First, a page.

How does the power of observation affect our writing?

candle flame blown by airGod designed us with 5 senses—hear, taste, touch, see, and smell.

In the majority of manuscripts I read, the sense of sight is heavily relied upon. It’s understandable to describe what we see in our world, but there’s so much more we can use—not just the other 4 senses, but also human and animal behavior, and the behavior of nature.

Ethel Herr, in her book Introduction to Christian Writing, has this to say:

All writing consists of original observations of, and reactions to, life. The sharper our skills of observation and perception, the more we will have to say and the better we will be able to say it.

As writer’s we need to learn to be keen observers. Using our observations of life as we craft our story will help capture our readers and put them in the center of the action.

Here are some examples from books I’ve read that captured me.

From Lark (book 2 of the Brides of a Feather series by Julane Hiebert) that takes place in 1878 western Kansas describing a box lunch raffle.

The curtain opened amidst a whole lot of gigglin’, then a whooosh what coulda blowed out candles at a hundred yards escaped from the men. Ever’ last box had pink flowery paper with a big white bow. And ever’ lady behind the table had their arms crossed around their middles, grinnin’ like one of them big-mouthed bass fishes. Only this time it were the men-folks what got hooked—right in the pocket—and banker Watts was sweatin’ somethin’ fierce. (from the character John Wenghold)

I laughed out loud at the whoosh from the men, but Hiebert further cements this scene by comparing what’s happening to the men with nature and an activity we all understand: fishing.

From The Long Journey to Jake Palmer (contemporary fiction by James L. Rubart).

Darkness swept over Jake, then through him, into the cracked parts of his soul so deep he had never sensed them before. His gut tightened and he fought to pull in ragged breaths. Sweat broke out on his face and hands, his arms. But not below his waist. Not on his legs. Not on his feet.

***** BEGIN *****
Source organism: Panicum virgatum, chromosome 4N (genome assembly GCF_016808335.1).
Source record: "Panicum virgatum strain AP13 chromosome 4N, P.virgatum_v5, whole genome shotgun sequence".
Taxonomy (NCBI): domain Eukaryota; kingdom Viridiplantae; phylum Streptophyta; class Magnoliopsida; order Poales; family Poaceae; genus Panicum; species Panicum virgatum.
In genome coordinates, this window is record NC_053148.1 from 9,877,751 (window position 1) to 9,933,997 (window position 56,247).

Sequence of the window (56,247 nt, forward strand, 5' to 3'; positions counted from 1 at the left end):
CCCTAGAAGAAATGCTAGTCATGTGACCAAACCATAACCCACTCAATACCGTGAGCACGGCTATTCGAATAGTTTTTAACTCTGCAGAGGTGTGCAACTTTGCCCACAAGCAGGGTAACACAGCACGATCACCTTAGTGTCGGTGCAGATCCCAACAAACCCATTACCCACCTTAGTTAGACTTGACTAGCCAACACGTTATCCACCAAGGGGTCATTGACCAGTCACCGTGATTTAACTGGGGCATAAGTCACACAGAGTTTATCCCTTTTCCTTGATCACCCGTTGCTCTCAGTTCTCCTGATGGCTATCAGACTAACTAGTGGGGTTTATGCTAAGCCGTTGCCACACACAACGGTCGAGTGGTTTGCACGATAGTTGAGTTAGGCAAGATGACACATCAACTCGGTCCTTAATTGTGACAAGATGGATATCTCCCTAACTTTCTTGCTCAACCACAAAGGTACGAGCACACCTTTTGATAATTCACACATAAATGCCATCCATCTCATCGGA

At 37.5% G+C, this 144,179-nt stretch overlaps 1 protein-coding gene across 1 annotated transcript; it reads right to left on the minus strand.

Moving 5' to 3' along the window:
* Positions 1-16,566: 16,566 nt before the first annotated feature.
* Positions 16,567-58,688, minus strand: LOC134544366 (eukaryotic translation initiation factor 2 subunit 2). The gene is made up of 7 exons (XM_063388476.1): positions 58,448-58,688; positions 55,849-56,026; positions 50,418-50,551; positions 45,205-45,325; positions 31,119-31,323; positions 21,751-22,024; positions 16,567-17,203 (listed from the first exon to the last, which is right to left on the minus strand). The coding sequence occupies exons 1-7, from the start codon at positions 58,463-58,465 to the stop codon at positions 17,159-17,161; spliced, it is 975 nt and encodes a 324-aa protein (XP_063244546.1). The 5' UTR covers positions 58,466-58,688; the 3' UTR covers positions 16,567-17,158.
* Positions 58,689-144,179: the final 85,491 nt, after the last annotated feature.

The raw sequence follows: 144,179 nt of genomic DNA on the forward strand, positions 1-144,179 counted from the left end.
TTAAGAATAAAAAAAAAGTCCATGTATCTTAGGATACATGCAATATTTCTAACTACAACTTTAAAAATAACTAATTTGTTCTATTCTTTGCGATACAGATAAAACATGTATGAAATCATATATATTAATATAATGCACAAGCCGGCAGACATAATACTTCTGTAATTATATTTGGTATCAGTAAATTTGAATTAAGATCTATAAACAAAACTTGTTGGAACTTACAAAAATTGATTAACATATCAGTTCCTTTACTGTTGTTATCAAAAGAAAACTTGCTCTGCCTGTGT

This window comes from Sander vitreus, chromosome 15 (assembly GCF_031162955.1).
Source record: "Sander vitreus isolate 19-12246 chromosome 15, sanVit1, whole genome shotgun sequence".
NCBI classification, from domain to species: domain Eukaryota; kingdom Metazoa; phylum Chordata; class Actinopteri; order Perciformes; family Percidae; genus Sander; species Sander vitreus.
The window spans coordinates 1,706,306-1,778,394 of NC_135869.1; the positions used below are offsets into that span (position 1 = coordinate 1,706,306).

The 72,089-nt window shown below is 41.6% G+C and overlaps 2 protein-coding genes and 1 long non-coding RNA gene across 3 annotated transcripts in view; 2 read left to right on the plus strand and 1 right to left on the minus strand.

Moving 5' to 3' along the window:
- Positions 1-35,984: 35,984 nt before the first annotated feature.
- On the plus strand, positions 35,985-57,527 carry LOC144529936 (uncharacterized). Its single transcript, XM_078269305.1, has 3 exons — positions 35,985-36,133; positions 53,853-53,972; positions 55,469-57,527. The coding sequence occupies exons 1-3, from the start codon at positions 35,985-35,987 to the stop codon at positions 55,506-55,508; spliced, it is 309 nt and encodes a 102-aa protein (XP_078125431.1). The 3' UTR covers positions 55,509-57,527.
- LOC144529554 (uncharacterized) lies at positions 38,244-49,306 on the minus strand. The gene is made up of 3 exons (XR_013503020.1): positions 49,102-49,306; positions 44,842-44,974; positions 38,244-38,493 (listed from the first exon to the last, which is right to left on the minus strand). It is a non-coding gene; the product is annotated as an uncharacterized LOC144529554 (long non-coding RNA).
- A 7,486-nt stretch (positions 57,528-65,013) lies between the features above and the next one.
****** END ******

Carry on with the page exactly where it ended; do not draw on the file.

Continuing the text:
Rubart takes darkness from the realm of sight to the realm of the spiritual and pulls us into Jake’s experience by showing us Jake’s bodily reaction. My gut gripped me because I could feel that darkness searching my soul.

From the Bible, the book of Revelation 21:19-21.

The foundations of the wall of the city were adorned with all kinds of precious stones: the first foundation was jasper, the second sapphire, the third chalcedony, the fourth emerald, the fifth sardonyx, the sixth sardius, the seventh chrysolite, the eight beryl, the ninth topaz, the tenth chrysoprase, the eleventh jacinth, and the twelfth amethyst. The twelve gates were twelve pearls: each individual gate was of one pearl. And the street of the city was pure gold, like transparent glass.

Even describing what we see can be done in a way that is outside the normal realm, as the apostle John did in Revelation. He could have used color names to describe these foundations, but instead used precious gems. Emerald is more definitive than green. Each of these gems conjure a specific color in our minds.gemsObserving nature and human behavior and then linking them with our natural senses provide unique, precise, and yet very understandable description that catapults our readers into our stories.

Go back through your work in progress. Take a deeper look at your scenes and experiment. Is there a better way to show what’s happening by using different senses and behavior? What observations of life can you draw on to enhance your writing?

What sense do you tend to rely on when writing? Leave your comments below.

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